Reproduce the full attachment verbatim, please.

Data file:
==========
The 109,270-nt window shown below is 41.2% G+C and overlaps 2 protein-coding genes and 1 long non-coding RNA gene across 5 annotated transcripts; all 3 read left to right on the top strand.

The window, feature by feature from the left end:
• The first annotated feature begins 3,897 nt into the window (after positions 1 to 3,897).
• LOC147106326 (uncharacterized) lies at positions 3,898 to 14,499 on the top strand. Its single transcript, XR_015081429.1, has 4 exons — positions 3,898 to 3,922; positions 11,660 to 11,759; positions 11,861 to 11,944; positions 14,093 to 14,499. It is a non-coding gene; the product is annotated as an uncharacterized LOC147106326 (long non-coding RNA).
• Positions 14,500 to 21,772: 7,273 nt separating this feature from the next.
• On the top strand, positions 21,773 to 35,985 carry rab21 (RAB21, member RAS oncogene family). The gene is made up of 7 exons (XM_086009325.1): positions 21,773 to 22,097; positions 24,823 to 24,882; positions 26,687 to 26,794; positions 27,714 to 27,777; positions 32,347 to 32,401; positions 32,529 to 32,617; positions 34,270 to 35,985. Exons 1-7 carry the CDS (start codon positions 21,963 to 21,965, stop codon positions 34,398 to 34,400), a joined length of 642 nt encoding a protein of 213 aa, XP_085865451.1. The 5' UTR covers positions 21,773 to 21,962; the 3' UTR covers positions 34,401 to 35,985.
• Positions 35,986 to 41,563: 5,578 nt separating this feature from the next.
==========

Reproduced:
The 109,270-nt window shown below is 41.2% G+C and overlaps 2 protein-coding genes and 1 long non-coding RNA gene across 5 annotated transcripts; all 3 read left to right on the top strand.

The window, feature by feature from the left end:
• The first annotated feature begins 3,897 nt into the window (after positions 1 to 3,897).
• LOC147106326 (uncharacterized) lies at positions 3,898 to 14,499 on the top strand. Its single transcript, XR_015081429.1, has 4 exons — positions 3,898 to 3,922; positions 11,660 to 11,759; positions 11,861 to 11,944; positions 14,093 to 14,499. It is a non-coding gene; the product is annotated as an uncharacterized LOC147106326 (long non-coding RNA).
• Positions 14,500 to 21,772: 7,273 nt separating this feature from the next.
• On the top strand, positions 21,773 to 35,985 carry rab21 (RAB21, member RAS oncogene family). The gene is made up of 7 exons (XM_086009325.1): positions 21,773 to 22,097; positions 24,823 to 24,882; positions 26,687 to 26,794; positions 27,714 to 27,777; positions 32,347 to 32,401; positions 32,529 to 32,617; positions 34,270 to 35,985. Exons 1-7 carry the CDS (start codon positions 21,963 to 21,965, stop codon positions 34,398 to 34,400), a joined length of 642 nt encoding a protein of 213 aa, XP_085865451.1. The 5' UTR covers positions 21,773 to 21,962; the 3' UTR covers positions 34,401 to 35,985.
• Positions 35,986 to 41,563: 5,578 nt separating this feature from the next.